never reaches the "ret" instruction of this input.

olcott

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Jun 8, 2022, 8:39:40 AMJun 8
to
_P()
[00001352](01) 55 push ebp
[00001353](02) 8bec mov ebp,esp
[00001355](03) 8b4508 mov eax,[ebp+08]
[00001358](01) 50 push eax // push P
[00001359](03) 8b4d08 mov ecx,[ebp+08]
[0000135c](01) 51 push ecx // push P
[0000135d](05) e840feffff call 000011a2 // call H
[00001362](03) 83c408 add esp,+08
[00001365](02) 85c0 test eax,eax
[00001367](02) 7402 jz 0000136b
[00001369](02) ebfe jmp 00001369
[0000136b](01) 5d pop ebp
[0000136c](01) c3 ret
Size in bytes:(0027) [0000136c]

> The PROGRAM P includes the code of H that is calls, which you don't seem
> to understand.
>
>
>>
>> Even if you aren't very smart you could pay much better attention.
>
> Maybe, but I do know what makes up a program that you don't seem to
> understand.

It is freaking stipulated that P is the C function under test and H is
the test function.

olcott

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Jun 8, 2022, 9:32:07 AMJun 8
to
On 6/8/2022 8:27 AM, Malcolm McLean wrote:
> On Wednesday, 8 June 2022 at 13:35:50 UTC+1, olcott wrote:
>>
>>> Except that H is wrong, because it didn't actually emulate the input
>>> correctly.
>> H(P,P) correctly emulates 14 steps of its input providing H the
>> sufficient basis to determine that a complete emulation of its input
>> never reaches the "ret" instruction of this input.
>>
> You're drawing a distinction between "P(P)" and "the input P,P". I don't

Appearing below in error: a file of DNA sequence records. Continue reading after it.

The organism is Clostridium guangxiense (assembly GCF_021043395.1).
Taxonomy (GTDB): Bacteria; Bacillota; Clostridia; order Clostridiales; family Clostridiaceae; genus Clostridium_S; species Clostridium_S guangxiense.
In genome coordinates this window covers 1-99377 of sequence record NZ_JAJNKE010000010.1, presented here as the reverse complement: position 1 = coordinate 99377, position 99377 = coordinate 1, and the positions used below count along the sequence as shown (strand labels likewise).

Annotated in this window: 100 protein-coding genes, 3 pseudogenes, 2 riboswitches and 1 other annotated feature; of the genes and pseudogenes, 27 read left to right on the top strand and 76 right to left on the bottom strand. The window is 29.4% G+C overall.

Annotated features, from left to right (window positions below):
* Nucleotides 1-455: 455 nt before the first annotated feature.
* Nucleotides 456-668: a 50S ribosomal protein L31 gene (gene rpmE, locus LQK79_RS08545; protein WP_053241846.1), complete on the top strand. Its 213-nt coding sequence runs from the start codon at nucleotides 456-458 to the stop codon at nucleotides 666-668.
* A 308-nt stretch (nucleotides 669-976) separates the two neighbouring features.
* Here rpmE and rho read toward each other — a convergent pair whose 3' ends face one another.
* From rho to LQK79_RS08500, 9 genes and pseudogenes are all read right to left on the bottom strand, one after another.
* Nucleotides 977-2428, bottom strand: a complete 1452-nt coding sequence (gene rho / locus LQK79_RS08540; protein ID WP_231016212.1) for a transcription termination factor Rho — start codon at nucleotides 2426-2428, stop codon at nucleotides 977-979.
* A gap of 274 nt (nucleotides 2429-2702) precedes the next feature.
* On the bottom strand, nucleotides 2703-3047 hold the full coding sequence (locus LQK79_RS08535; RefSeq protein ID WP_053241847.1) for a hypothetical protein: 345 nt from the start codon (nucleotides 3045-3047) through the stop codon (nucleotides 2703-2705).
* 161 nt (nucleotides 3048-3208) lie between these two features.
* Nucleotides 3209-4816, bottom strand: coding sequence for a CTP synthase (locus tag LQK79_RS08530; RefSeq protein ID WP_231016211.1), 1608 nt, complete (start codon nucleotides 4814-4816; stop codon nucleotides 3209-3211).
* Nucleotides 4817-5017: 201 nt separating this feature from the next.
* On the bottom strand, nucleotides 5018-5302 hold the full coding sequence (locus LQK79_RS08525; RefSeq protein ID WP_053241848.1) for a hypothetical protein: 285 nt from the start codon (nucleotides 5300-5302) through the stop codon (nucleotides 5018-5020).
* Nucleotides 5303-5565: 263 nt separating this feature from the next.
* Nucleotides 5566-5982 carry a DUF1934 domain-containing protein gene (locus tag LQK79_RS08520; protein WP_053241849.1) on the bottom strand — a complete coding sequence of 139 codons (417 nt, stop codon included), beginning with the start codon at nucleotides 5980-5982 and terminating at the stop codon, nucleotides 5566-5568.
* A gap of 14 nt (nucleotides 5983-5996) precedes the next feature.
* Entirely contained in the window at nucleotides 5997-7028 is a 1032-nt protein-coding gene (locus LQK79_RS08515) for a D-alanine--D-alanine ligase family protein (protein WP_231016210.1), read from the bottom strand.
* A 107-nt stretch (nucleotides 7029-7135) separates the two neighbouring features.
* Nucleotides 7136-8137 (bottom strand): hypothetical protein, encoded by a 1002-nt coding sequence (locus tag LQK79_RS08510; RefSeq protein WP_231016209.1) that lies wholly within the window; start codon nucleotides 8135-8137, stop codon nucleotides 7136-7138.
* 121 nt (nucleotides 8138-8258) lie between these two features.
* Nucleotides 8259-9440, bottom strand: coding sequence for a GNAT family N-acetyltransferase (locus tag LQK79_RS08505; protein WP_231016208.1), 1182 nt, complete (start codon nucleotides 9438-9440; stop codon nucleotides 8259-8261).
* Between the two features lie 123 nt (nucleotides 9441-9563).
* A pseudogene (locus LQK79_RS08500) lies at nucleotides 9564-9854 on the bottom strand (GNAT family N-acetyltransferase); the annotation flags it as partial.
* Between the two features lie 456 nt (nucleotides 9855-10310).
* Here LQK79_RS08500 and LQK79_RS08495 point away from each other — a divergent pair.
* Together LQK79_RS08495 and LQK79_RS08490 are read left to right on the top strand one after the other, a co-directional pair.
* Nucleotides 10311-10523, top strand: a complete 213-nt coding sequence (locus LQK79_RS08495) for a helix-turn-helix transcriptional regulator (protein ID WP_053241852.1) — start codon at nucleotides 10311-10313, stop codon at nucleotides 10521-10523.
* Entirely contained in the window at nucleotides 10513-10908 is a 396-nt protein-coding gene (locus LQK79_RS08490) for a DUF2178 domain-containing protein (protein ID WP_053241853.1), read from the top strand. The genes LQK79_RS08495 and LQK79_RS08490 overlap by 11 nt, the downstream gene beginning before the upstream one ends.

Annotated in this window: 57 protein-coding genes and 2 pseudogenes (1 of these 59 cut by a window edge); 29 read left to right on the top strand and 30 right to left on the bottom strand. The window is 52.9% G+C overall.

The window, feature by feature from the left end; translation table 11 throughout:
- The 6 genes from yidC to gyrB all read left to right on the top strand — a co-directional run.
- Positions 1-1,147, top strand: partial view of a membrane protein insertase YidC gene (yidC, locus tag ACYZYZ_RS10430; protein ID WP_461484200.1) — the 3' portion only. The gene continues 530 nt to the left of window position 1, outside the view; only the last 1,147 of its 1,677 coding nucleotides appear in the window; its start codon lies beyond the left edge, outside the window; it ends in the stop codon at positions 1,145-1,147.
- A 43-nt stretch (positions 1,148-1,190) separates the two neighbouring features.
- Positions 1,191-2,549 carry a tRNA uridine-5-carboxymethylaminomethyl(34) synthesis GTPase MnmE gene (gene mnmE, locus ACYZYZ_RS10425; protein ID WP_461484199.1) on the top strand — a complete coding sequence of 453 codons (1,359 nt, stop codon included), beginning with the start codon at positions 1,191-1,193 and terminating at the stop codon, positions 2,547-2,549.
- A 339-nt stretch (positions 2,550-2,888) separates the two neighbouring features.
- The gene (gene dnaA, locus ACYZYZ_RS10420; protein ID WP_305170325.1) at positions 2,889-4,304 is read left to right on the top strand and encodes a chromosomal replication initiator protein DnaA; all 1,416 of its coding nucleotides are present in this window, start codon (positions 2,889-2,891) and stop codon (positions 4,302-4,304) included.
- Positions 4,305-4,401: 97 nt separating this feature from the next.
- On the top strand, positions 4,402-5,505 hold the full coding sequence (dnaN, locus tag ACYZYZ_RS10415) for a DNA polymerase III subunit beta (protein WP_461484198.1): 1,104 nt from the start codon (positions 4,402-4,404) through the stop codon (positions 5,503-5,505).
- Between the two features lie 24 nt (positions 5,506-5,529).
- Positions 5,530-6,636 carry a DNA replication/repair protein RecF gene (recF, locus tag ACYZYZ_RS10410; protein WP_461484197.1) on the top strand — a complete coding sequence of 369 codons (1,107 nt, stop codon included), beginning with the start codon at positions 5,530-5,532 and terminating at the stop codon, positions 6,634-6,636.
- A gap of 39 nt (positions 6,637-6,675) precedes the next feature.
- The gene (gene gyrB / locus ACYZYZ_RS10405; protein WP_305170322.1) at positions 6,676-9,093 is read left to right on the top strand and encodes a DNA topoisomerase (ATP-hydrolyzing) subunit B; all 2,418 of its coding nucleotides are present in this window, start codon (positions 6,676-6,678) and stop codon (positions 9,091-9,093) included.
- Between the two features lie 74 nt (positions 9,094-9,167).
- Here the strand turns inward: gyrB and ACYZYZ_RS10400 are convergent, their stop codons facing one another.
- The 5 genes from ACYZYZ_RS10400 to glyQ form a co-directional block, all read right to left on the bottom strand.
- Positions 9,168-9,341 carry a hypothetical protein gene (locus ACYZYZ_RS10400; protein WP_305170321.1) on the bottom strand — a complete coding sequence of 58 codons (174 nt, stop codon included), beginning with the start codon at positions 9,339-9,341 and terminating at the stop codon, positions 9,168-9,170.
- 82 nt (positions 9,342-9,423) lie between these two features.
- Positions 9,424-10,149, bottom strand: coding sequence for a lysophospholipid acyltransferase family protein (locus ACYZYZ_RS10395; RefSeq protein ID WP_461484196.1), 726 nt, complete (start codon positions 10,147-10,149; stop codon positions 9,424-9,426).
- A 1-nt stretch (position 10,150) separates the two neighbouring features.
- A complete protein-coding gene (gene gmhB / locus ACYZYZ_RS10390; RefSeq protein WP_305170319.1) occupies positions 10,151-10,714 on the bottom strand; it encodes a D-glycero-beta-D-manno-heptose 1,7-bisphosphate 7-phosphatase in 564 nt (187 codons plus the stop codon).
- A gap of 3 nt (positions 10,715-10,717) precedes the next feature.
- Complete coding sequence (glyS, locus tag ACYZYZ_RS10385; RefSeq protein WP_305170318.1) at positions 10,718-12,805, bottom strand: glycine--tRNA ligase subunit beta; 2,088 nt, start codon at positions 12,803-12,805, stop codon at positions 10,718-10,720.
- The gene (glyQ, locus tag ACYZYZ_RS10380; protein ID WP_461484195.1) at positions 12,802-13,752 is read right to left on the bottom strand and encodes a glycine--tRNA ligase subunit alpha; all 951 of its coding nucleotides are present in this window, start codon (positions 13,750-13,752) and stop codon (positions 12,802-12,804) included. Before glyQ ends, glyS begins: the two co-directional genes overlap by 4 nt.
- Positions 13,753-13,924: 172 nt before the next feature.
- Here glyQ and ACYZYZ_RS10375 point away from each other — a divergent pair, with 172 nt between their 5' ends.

> understand it and I suspect you don't either.

It is an easily verified fact that the correctly simulated input to
H(P,P) never halts and P(P) does halt.

Do you care about verified facts?

olcott

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Jun 8, 2022, 10:28:41 AMJun 8
to
On 6/8/2022 9:08 AM, Andy Walker wrote:
> On 08/06/2022 14:31, olcott wrote:
>> On 6/8/2022 8:27 AM, Malcolm McLean wrote:
>>> You're drawing a distinction between "P(P)" and "the input P,P". I don't
>>> understand it and I suspect you don't either.
>> It is an easily verified fact that the correctly simulated input to
>> H(P,P) never halts and P(P) does halt.
>
>     That seems to be as succinct a statement as you have achieved over
> these many years and thousands of articles, showing that your "H" is not in
> fact a correct simulator.
>
>     I suggest you correct "H" before continuing your quest.
>

Yet the actual fact of the actual execution traces conclusively proves
that the simulation is correct. Everyone here seems to think that their
incorrect opinion supersedes the actual facts. How nuts is that?

olcott

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Jun 8, 2022, 11:32:01 AMJun 8
to
On 6/8/2022 9:08 AM, Andy Walker wrote:
> On 08/06/2022 14:31, olcott wrote:
>> On 6/8/2022 8:27 AM, Malcolm McLean wrote:
>>> You're drawing a distinction between "P(P)" and "the input P,P". I don't
>>> understand it and I suspect you don't either.
>> It is an easily verified fact that the correctly simulated input to
>> H(P,P) never halts and P(P) does halt.
>
>     That seems to be as succinct a statement as you have achieved over